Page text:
While pleasing on the Indiana Repertory Theatre stage, the piece came across more powerfully at this year’s “Spotlight” event at Clowes Hall. There, Morris was visible on stage rather than hidden in the pit. At the IRT, the interplay between live music and movement was largely lost, although the work itself held up well and the dancers demonstrated an uncommon sense of togetherness, without an out-of-place star turn to be had.

The highlight of the evening, though, was the premiere. In “Electric Counterpoint,” Hochoy found a haunting piece by Steve Reich (recorded by jazz guitarist Pat Metheny) and set it in motion, creating compelling dance drama not from an obvious “plot” or by maximizing the stage time of all his accomplished dancers.

Rather, he accepted that, in this case, movement and mood are everything and more power was to be had with evocative minimalism. Allowing Timothy June and Jillian Godwin to quietly climax the piece was a wise move, foreshadowing interesting work to come.•

__________

This column appears weekly. Send information on upcoming arts and entertainment events to lharry@ibj.com. Twitter: IBJArts and follow Lou Harry’s A&E blog at www.ibj.com/arts.

ADVERTISEMENT

Post a comment to this story

COMMENTS POLICY
We reserve the right to remove any post that we feel is obscene, profane, vulgar, racist, sexually explicit, abusive, or hateful.
 
You are legally responsible for what you post and your anonymity is not guaranteed.
 
Posts that insult, defame, threaten, harass or abuse other readers or people mentioned in IBJ editorial content are also subject to removal. Please respect the privacy of individuals and refrain from posting personal information.
 
No solicitations, spamming or advertisements are allowed. Readers may post links to other informational websites that are relevant to the topic at hand, but please do not link to objectionable material.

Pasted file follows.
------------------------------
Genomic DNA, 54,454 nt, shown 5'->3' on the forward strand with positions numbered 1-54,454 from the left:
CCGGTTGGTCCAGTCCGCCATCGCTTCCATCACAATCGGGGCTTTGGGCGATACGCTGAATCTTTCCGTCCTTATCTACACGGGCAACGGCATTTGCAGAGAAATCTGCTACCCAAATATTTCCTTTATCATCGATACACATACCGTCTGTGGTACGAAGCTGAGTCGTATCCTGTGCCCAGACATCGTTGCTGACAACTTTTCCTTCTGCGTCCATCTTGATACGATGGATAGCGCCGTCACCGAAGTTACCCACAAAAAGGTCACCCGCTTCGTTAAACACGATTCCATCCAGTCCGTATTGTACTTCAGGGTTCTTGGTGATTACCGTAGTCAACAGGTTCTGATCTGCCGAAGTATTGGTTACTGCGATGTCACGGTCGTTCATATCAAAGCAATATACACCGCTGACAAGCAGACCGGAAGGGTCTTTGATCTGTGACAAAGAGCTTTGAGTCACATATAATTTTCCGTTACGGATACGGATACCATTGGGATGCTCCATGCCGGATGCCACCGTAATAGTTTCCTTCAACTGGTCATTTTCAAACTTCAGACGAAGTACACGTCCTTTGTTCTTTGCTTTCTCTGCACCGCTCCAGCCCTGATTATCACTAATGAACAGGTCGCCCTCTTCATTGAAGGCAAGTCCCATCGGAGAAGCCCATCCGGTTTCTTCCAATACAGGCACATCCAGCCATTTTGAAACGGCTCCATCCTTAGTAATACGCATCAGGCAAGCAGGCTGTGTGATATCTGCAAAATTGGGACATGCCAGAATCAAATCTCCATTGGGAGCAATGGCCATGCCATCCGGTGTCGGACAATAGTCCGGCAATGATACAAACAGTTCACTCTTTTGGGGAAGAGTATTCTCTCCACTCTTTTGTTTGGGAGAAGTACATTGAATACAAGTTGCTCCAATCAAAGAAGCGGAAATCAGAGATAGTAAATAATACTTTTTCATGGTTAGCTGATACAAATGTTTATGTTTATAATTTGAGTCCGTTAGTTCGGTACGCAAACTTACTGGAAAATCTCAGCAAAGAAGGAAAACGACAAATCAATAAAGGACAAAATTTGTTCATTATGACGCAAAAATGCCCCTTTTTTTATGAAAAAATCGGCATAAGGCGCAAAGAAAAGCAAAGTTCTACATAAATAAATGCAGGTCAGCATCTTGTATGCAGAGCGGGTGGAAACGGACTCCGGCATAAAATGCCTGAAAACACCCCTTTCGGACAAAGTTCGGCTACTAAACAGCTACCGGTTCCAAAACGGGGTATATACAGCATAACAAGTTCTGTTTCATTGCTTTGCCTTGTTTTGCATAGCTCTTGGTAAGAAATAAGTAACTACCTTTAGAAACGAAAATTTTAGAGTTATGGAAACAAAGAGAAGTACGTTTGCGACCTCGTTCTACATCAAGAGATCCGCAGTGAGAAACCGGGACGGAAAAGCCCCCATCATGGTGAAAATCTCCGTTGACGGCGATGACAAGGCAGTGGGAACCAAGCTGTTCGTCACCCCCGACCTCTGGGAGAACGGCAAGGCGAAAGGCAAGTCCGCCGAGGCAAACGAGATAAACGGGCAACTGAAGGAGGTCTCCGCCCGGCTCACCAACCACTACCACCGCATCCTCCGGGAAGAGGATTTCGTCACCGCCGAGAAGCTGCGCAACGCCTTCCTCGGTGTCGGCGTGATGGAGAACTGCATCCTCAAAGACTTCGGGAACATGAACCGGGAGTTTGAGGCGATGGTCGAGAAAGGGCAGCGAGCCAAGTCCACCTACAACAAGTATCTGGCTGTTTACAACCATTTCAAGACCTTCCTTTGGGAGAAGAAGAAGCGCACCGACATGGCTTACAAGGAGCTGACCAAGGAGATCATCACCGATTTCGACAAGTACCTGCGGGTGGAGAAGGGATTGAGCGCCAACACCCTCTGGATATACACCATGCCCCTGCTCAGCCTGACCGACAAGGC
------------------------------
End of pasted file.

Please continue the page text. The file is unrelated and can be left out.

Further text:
We may remove messages that are unrelated to the topic, encourage illegal activity, use all capital letters or are unreadable.
 

Messages that are flagged by readers as objectionable will be reviewed and may or may not be removed. Please do not flag a post simply because you disagree with it.

Sponsored by
ADVERTISEMENT

facebook - twitter on Facebook & Twitter

Follow on TwitterFollow IBJ on Facebook:
Follow on TwitterFollow IBJ's Tweets on these topics:
 
Subscribe to IBJ
  1. President Obama has referred to the ACA as "Obamacare" any number of times; one thing it is not, if you don't qualify for a subsidy, is "affordable".

  2. One important correction, Indiana does not have an ag-gag law, it was soundly defeated, or at least changed. It was stripped of everything to do with undercover pictures and video on farms. There is NO WAY on earth that ag gag laws will survive a constitutional challenge. None. Period. Also, the reason they are trying to keep you out, isn't so we don't show the blatant abuse like slamming pigs heads into the ground, it's show we don't show you the legal stuf... the anal electroctions, the cutting off of genitals without anesthesia, the tail docking, the cutting off of beaks, the baby male chicks getting thrown alive into a grinder, the deplorable conditions, downed animals, animals sitting in their own excrement, the throat slitting, the bolt guns. It is all deplorable behavior that doesn't belong in a civilized society. The meat, dairy and egg industries are running scared right now, which is why they are trying to pass these ridiculous laws. What a losing battle.

  3. Eating there years ago the food was decent, nothing to write home about. Weird thing was Javier tried to pass off the story the way he ended up in Indy was he took a bus he thought was going to Minneapolis. This seems to be the same story from the founder of Acapulco Joe's. Stopped going as I never really did trust him after that or the quality of what being served.

  4. Indianapolis...the city of cricket, chains, crime and call centers!

  5. "In real life, a farmer wants his livestock as happy and health as possible. Such treatment give the best financial return." I have to disagree. What's in the farmer's best interest is to raise as many animals as possible as quickly as possible as cheaply as possible. There is a reason grass-fed beef is more expensive than corn-fed beef: it costs more to raise. Since consumers often want more food for lower prices, the incentive is for farmers to maximize their production while minimizing their costs. Obviously, having very sick or dead animals does not help the farmer, however, so there is a line somewhere. Where that line is drawn is the question.

ADVERTISEMENT